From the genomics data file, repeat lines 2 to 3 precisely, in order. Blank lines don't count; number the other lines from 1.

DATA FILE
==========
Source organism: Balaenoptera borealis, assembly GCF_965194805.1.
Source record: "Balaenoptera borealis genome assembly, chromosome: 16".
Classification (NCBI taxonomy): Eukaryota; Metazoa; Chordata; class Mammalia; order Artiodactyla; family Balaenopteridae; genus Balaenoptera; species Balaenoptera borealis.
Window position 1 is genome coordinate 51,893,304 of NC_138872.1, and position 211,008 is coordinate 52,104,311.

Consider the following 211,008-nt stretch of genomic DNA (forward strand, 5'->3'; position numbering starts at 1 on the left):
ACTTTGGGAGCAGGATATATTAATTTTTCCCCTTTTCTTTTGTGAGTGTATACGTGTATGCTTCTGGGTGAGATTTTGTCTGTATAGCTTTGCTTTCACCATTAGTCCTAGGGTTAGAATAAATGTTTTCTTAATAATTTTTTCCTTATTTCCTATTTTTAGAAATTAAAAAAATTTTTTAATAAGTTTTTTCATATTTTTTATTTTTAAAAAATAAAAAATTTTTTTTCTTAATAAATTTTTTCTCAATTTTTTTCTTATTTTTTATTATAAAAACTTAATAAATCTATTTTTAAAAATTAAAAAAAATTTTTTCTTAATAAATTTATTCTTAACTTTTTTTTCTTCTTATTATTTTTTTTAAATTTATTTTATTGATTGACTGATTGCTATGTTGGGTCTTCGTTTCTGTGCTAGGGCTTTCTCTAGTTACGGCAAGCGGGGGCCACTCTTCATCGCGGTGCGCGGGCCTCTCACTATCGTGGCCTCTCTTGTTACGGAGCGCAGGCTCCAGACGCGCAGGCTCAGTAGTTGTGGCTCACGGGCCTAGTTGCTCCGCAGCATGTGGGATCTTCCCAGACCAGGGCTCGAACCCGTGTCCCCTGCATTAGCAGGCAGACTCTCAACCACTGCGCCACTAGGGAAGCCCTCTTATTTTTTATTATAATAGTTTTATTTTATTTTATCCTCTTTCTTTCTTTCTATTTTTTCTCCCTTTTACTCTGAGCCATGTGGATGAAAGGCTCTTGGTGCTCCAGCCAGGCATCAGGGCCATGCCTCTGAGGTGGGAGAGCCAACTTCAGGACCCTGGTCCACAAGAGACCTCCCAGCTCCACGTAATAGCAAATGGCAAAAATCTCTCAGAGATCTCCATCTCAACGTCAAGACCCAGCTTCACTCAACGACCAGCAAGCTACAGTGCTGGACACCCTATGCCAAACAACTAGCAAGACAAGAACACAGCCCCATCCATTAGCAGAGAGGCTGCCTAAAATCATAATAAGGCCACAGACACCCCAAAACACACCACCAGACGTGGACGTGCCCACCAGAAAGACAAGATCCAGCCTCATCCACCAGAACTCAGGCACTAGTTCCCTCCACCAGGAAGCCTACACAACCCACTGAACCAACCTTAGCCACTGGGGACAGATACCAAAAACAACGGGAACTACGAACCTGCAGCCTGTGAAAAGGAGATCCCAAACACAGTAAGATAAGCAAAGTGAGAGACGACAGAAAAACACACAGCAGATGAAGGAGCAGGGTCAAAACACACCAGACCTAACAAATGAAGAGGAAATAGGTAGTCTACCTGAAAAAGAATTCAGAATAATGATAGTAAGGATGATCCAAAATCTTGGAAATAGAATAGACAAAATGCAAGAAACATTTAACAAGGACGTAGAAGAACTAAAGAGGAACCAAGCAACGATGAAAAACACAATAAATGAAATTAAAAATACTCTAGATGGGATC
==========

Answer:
Source record: "Balaenoptera borealis genome assembly, chromosome: 16".
Classification (NCBI taxonomy): Eukaryota; Metazoa; Chordata; class Mammalia; order Artiodactyla; family Balaenopteridae; genus Balaenoptera; species Balaenoptera borealis.